“People are just thrilled that we’re here and (we’re serving good food) and we make an effort to be friendly and know people’s names,” said Giard. “We’re getting regulars, which speaks volumes, and people send their friends.”

Both the golf course and the café are open to non-members as well as members. The café is open for lunch and dinner seven days a week.

Although the café was closed over the winter, Riopel predicts that in the long run, service will expand. He would like to offer breakfast on weekends.

“I think we’ve got this right,” he asserted, gesturing around the clubhouse. “Now we just have to let people know we’re here.”

Riopel designed the café’s menu around simple, fresh, satisfying foods. He and prep cook Joel Hallowell shared two of its most popular recipes. The first, a flatbread pizza, nicely pairs crunchy/creamy textures and flavors. The second is a simple, tasty salad with plenty of fiber and protein.

Artichoke, Spinach and Feta Flatbread Pizza

Ingredients:

onion, thinly sliced

butter as needed

1 artisan flatbread (artisan flatbreads tend to be a little thicker than regular ones)

about 2 tablespoons marinara sauce (enough to cover the flatbread thinly)

3 ounces shredded mozzarella cheese

1 generous handful of spinach

cup sundried tomatoes

1 large marinated artichoke heart, cut into pieces

3 ounces feta cheese (more to taste if you like!)

Instructions:

Preheat the oven to 450 degrees.

Begin by caramelizing the onion slices. Preheat a small skillet until it is hot; then reduce the heat and add a small amount of butter. Add the onion pieces and cook, stirring occasionally, for 10 to 15 minutes.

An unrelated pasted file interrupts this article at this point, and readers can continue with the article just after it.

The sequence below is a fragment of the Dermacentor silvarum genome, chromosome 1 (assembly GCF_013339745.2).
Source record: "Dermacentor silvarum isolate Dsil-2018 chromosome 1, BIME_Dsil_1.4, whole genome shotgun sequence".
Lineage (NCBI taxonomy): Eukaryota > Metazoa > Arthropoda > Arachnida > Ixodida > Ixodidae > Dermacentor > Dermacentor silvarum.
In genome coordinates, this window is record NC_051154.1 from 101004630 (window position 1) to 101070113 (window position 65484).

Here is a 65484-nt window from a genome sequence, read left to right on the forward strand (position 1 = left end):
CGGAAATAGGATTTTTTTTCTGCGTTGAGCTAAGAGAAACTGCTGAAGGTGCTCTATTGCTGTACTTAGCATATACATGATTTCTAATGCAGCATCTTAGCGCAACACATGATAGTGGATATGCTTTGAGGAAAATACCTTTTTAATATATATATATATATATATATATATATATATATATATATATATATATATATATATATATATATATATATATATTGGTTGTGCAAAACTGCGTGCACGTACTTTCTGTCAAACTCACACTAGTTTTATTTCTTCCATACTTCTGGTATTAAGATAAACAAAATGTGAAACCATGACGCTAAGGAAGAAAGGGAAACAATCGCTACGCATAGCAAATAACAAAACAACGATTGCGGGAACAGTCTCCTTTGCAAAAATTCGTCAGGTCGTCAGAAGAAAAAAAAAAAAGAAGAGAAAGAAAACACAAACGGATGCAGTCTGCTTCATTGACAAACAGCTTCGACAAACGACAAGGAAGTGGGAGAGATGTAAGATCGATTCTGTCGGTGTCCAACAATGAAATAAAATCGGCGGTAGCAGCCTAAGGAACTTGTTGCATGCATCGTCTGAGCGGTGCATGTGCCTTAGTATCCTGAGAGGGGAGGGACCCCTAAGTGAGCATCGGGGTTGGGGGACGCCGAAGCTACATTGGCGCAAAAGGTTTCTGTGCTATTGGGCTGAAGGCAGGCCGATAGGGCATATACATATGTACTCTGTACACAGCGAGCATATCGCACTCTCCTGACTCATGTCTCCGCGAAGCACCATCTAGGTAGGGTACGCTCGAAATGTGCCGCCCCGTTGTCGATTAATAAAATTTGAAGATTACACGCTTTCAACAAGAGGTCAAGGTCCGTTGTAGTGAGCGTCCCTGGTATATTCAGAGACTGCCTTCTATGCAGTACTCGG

Next, assemble the pizza. Warm the flatbread briefly on both sides in a pan or on a grill. Remove the bread from the heat, and spread the marinara sauce on top. Sprinkle the mozzarella cheese on top, followed by the spinach.

Next, add the sundried tomatoes and the pieces of artichoke, and generally sprinkle feta over all.

Set the heated oven to the broiler function. Ron Riopel doesn’t have to do this as he has a small pizza oven, but broiling should do with a home oven. If you have a pizza peel, place the pizza directly in the oven. If you have no peel, place it on an ovenproof sheet or tray.

Broil the pizza until it is brown, 4 to 5 minutes.

Serves 4 as an appetizer or 1 (generously) as a main course.

Sweet Corn and Black Bean Salad

Ingredients:

1 cups frozen corn, defrosted

cup chopped celery

cup chopped red onion

1 cups cooked and drained black beans (canned will do)

1 cup chopped fresh cilantro (If you are not a cilantro fan, you may use parsley, but the cilantro gives the salad great flavor.)

1 to 2 cups commercial golden Italian dressing

Instructions:

Combine the vegetables, beans, and cilantro in a large bowl; then stir in the salad dressing. Let the mixture sit, covered, in the refrigerator for 1 hour. This recipe makes 12 side servings.

Tinky Weisblat of Hawley is the author of “The Pudding Hollow Cookbook” and “Pulling Taffy.” If you have a suggestion for a future Blue Plate Special, please email Tinky at: Tinky@TinkyCooks.com
For more information about Tinky, visit her website: www.TinkyCooks.com